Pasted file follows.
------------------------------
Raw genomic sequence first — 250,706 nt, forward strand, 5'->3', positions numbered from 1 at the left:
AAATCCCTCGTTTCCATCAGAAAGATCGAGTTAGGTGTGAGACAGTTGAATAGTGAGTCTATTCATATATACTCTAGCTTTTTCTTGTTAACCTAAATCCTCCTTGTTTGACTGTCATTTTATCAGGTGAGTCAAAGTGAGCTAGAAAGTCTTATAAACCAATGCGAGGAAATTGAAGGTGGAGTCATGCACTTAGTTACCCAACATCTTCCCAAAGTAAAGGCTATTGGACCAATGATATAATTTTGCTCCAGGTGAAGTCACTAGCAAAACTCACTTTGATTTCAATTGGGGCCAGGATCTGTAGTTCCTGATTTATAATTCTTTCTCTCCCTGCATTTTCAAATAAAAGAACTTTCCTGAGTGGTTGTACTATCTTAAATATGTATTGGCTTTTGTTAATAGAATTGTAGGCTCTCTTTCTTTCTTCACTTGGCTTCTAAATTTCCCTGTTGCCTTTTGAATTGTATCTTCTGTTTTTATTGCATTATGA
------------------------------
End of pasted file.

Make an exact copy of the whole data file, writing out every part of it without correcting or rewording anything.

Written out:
Raw genomic sequence first — 250,706 nt, forward strand, 5'->3', positions numbered from 1 at the left:
AAATCCCTCGTTTCCATCAGAAAGATCGAGTTAGGTGTGAGACAGTTGAATAGTGAGTCTATTCATATATACTCTAGCTTTTTCTTGTTAACCTAAATCCTCCTTGTTTGACTGTCATTTTATCAGGTGAGTCAAAGTGAGCTAGAAAGTCTTATAAACCAATGCGAGGAAATTGAAGGTGGAGTCATGCACTTAGTTACCCAACATCTTCCCAAAGTAAAGGCTATTGGACCAATGATATAATTTTGCTCCAGGTGAAGTCACTAGCAAAACTCACTTTGATTTCAATTGGGGCCAGGATCTGTAGTTCCTGATTTATAATTCTTTCTCTCCCTGCATTTTCAAATAAAAGAACTTTCCTGAGTGGTTGTACTATCTTAAATATGTATTGGCTTTTGTTAATAGAATTGTAGGCTCTCTTTCTTTCTTCACTTGGCTTCTAAATTTCCCTGTTGCCTTTTGAATTGTATCTTCTGTTTTTATTGCATTATGA